J'hesites à payer pour des cours de bases de programmation sachant que je suis pas du tout dans le milieu (Doctorat Bio) et que, en vrai, si je maitrise excel, ça suffit (mais a priori on manque de scientifique qui fassent autre choses que de l'analyse de données, et ça m'excite un peu plus que le bench et les experiences qui marchent jamais).

Je ne m'attends pas que me faire un portfolio de mini projets SEUL soit très sexy dans l'académique/pharma, donc j'aurais besoin de payer pour avoir la certification (mais je peux me faire des idées, je demande).

Sachant que c'est 41€/mois, pendant 6/9 mois (ya 7 cours d'un mois à peu près dans le programme que je voudrais suivre, l'investissement mérite que je me renseigne.

r/SoftwareEngineering • comment
4 points • dave833

I would highly recommend the fundamentals of computing specialization on Coursera, especially the introduction to python courses. The projects you do in those courses are really engaging and at the end of it you make an asteroids-style game. To go from nothing to being able to put a game together is a great confidence builder.

r/crestron • comment
3 points • tr0tsky

Nice. I did a similar one on Coursera (I think?) for Python. On a related note, any of the Rice University comp sci courses on Coursera are probably going to be good.

I'm not really sold on the whole Coursera paid specializations thing, but this one from Rice would probably be quite good. Python instead of C#, but really the fundamentals and general architecture are the important bit. Syntax and language specific nuances build on that. Also, doing a modern C# course might end up biting someone in the ass when they have to go back to the Crestron Compact Framework sandbox :D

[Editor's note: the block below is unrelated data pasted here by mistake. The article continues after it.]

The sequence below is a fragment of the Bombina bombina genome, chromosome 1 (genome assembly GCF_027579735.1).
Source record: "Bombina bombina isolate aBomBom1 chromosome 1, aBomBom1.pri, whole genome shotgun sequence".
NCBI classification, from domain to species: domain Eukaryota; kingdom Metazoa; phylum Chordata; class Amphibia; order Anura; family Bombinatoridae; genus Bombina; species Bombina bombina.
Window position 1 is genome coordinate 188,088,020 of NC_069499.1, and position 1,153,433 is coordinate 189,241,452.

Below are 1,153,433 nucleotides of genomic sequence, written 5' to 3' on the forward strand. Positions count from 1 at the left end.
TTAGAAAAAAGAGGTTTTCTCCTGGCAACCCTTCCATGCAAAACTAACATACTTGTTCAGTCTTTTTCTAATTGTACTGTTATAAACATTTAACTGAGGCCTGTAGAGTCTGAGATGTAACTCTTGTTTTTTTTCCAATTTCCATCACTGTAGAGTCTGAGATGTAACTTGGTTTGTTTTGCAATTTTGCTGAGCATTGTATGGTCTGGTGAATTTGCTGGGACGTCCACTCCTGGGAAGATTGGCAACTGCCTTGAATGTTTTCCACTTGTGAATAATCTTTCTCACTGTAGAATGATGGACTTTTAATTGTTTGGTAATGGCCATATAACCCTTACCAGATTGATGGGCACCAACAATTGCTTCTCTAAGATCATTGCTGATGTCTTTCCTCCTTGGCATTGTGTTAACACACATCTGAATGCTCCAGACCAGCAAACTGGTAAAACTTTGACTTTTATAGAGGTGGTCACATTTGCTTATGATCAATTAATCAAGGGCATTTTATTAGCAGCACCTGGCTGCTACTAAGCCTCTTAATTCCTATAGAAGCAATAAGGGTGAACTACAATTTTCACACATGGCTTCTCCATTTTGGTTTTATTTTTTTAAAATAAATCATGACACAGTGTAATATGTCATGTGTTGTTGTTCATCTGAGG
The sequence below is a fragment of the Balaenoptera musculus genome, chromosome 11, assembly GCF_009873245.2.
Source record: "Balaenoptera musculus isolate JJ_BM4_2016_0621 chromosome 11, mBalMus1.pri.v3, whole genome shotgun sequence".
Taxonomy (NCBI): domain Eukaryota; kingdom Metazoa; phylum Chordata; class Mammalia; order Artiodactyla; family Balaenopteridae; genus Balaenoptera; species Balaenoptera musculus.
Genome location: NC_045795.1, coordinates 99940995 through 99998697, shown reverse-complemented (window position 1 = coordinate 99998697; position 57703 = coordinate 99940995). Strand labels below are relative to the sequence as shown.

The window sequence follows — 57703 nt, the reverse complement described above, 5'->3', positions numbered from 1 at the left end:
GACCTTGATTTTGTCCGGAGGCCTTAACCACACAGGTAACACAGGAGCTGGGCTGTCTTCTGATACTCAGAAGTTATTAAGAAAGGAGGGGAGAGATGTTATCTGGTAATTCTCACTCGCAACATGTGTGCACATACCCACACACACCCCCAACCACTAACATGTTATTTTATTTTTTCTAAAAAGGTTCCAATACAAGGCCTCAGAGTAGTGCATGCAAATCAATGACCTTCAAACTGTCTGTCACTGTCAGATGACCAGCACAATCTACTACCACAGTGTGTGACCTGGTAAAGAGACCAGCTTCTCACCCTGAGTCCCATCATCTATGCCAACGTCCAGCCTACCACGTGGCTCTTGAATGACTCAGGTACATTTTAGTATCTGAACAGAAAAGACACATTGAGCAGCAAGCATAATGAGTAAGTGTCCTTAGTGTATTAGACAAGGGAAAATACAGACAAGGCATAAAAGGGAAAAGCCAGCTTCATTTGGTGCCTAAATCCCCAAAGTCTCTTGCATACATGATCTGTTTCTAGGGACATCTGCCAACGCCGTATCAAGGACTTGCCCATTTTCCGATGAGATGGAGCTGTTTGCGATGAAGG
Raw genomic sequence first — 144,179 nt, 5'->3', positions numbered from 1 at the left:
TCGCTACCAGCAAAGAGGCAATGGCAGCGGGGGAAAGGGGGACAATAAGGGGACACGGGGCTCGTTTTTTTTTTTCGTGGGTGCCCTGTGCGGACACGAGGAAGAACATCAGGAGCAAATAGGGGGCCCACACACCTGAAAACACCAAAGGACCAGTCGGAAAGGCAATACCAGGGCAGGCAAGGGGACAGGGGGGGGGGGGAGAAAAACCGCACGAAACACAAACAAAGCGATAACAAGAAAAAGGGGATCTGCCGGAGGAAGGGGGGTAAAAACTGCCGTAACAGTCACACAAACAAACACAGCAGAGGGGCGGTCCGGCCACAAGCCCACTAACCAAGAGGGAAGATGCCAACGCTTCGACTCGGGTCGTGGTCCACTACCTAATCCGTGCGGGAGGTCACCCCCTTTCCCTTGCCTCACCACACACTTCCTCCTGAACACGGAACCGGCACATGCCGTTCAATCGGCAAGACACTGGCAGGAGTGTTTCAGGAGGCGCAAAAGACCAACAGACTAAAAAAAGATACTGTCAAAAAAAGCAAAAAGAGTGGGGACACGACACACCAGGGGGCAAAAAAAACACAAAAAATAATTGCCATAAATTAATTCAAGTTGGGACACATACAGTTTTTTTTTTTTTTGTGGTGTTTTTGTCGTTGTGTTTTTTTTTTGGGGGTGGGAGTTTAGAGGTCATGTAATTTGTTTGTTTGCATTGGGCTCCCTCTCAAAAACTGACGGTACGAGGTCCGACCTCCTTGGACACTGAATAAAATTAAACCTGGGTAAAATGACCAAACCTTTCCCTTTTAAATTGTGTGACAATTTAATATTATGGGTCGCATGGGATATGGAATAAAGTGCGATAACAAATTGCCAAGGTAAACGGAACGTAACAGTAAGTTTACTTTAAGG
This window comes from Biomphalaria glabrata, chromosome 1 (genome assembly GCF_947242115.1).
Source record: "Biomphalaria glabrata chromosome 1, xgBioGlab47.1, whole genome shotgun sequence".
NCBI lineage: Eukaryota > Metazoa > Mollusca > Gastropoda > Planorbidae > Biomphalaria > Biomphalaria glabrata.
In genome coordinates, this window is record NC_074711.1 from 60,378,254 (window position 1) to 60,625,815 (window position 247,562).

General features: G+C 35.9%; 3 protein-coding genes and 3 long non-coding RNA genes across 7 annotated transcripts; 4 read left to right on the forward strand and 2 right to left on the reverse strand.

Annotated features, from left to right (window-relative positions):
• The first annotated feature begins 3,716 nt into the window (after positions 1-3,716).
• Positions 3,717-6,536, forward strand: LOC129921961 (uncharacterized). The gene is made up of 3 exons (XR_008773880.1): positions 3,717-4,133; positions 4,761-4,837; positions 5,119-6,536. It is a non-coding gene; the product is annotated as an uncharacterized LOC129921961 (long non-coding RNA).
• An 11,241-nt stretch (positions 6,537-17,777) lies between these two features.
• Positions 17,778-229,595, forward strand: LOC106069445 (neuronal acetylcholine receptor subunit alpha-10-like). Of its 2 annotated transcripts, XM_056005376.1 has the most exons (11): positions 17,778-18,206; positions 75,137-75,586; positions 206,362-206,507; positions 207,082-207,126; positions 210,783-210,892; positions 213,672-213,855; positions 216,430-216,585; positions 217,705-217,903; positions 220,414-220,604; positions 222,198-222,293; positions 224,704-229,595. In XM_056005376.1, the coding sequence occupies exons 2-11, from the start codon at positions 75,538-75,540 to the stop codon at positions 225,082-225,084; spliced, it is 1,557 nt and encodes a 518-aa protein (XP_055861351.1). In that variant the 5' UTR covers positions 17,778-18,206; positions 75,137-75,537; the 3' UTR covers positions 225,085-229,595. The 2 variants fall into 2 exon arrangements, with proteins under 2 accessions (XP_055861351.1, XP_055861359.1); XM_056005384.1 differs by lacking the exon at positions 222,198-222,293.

r/learnprogramming • comment
3 points • DuskyPixel

Do the Fundamentals of Computing specialization at coursera by Rice. I can't imagine codeacademy will take you to a fraction of the level that these courses will. For example codecademy has Rock Paper Scissors as the 5th section of 11 for PRO but this specialization has Rock Paper Scissors Lizard Spock in week 2 of 26 weeks if you combine the first 6 courses. You can choose to audit all the courses when they start Feb 5th then work through them at your own pace after they are complete.

r/learnprogramming • post
2 points • BloopyBleepy
Is it worth it to pay for a coursera certificate?

I’ve been working through this programming class on coursera, and I would highly recommend it. I started yesterday on a 7-day free trial, and I’m almost half way through the course. I’m able to access all of the learning materials and projects, but I’m unable to take the quizzes and submit my programs until a certain set date. I plan to finish the course on my own time, and could potentially just wait until the due dates arrive to submit the completed projects, therefore earning the certificate.